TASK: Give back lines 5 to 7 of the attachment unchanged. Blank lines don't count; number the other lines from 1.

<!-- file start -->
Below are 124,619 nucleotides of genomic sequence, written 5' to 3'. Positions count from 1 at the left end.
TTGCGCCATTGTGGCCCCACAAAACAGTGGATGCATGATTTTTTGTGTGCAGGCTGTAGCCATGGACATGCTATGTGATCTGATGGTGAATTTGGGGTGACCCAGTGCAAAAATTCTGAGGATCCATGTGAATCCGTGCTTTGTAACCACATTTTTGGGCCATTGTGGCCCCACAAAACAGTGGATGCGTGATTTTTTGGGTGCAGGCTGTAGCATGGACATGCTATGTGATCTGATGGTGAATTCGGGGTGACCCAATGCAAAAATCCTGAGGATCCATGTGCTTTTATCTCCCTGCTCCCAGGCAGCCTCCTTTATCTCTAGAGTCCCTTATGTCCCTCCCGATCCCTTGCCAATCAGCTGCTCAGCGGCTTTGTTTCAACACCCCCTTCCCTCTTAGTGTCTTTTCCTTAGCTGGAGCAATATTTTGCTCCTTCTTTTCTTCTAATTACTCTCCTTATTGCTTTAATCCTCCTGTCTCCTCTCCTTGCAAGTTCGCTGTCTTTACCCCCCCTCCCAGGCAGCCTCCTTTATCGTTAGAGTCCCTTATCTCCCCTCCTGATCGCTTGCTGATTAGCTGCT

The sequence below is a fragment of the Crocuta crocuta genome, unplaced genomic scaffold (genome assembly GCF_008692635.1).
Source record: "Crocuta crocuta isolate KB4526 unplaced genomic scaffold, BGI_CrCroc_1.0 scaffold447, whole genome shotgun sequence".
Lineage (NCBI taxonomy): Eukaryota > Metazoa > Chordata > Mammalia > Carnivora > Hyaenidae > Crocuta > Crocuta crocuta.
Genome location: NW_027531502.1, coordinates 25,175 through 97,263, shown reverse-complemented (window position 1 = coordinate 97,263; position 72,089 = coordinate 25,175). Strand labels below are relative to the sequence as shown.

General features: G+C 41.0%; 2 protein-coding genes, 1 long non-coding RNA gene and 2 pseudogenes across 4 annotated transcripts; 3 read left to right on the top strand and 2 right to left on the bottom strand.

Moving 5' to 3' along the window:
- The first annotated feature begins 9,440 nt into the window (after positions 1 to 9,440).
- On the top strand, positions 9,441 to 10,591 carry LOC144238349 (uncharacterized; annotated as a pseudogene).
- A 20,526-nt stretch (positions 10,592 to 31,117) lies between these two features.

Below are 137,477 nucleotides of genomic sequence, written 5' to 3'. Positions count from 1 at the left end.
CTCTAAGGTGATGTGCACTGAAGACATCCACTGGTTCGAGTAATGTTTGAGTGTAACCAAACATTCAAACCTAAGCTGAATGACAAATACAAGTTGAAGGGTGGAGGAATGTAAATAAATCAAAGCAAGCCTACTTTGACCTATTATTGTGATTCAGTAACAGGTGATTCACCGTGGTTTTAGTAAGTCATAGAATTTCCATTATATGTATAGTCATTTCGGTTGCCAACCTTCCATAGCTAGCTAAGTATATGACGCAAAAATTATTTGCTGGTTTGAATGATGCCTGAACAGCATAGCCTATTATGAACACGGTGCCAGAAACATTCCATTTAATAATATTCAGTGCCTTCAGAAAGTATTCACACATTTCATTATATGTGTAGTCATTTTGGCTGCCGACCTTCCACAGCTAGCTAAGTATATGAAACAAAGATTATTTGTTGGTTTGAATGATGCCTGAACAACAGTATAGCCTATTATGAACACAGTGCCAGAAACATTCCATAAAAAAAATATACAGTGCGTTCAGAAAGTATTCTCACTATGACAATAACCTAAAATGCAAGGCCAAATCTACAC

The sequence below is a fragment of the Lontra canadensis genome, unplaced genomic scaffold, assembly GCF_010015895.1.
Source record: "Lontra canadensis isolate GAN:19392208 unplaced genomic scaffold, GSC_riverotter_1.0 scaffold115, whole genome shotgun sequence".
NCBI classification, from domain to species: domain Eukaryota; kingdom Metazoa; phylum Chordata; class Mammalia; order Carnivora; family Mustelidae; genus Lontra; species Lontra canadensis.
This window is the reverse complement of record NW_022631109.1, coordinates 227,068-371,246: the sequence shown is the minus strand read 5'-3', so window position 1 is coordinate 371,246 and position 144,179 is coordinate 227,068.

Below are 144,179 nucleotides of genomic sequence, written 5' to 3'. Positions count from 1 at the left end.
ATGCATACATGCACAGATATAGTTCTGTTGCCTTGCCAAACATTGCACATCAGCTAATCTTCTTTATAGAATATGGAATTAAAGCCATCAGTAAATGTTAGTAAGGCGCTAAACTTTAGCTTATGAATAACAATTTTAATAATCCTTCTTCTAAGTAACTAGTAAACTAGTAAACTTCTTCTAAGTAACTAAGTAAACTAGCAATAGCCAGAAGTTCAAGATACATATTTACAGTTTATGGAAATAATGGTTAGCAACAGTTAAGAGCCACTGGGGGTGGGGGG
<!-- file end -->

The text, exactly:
Lineage (NCBI taxonomy): Eukaryota > Metazoa > Chordata > Mammalia > Carnivora > Hyaenidae > Crocuta > Crocuta crocuta.
Genome location: NW_027531502.1, coordinates 25,175 through 97,263, shown reverse-complemented (window position 1 = coordinate 97,263; position 72,089 = coordinate 25,175). Strand labels below are relative to the sequence as shown.

General features: G+C 41.0%; 2 protein-coding genes, 1 long non-coding RNA gene and 2 pseudogenes across 4 annotated transcripts; 3 read left to right on the top strand and 2 right to left on the bottom strand.